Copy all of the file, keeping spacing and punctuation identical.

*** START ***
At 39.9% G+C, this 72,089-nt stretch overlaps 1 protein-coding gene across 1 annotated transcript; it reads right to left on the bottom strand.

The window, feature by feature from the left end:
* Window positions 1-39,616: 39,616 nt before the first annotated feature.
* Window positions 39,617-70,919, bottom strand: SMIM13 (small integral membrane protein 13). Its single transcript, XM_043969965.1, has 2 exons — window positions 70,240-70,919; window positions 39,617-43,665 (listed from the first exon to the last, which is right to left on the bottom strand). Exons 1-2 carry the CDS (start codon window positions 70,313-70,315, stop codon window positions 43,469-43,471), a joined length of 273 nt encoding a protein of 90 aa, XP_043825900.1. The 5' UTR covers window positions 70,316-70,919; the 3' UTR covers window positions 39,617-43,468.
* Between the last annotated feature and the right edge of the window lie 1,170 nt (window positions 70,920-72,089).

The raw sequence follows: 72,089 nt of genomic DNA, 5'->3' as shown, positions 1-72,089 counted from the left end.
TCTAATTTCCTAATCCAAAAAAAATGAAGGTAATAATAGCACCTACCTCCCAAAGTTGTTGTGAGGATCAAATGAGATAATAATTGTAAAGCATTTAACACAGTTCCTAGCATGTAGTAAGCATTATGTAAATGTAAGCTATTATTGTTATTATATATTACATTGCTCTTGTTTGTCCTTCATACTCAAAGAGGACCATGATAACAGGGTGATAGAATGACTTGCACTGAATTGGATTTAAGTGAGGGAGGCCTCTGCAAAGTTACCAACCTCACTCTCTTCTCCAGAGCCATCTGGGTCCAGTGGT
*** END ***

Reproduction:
At 39.9% G+C, this 72,089-nt stretch overlaps 1 protein-coding gene across 1 annotated transcript; it reads right to left on the bottom strand.

The window, feature by feature from the left end:
* Window positions 1-39,616: 39,616 nt before the first annotated feature.
* Window positions 39,617-70,919, bottom strand: SMIM13 (small integral membrane protein 13). Its single transcript, XM_043969965.1, has 2 exons — window positions 70,240-70,919; window positions 39,617-43,665 (listed from the first exon to the last, which is right to left on the bottom strand). Exons 1-2 carry the CDS (start codon window positions 70,313-70,315, stop codon window positions 43,469-43,471), a joined length of 273 nt encoding a protein of 90 aa, XP_043825900.1. The 5' UTR covers window positions 70,316-70,919; the 3' UTR covers window positions 39,617-43,468.
* Between the last annotated feature and the right edge of the window lie 1,170 nt (window positions 70,920-72,089).

The raw sequence follows: 72,089 nt of genomic DNA, 5'->3' as shown, positions 1-72,089 counted from the left end.
TCTAATTTCCTAATCCAAAAAAAATGAAGGTAATAATAGCACCTACCTCCCAAAGTTGTTGTGAGGATCAAATGAGATAATAATTGTAAAGCATTTAACACAGTTCCTAGCATGTAGTAAGCATTATGTAAATGTAAGCTATTATTGTTATTATATATTACATTGCTCTTGTTTGTCCTTCATACTCAAAGAGGACCATGATAACAGGGTGATAGAATGACTTGCACTGAATTGGATTTAAGTGAGGGAGGCCTCTGCAAAGTTACCAACCTCACTCTCTTCTCCAGAGCCATCTGGGTCCAGTGGT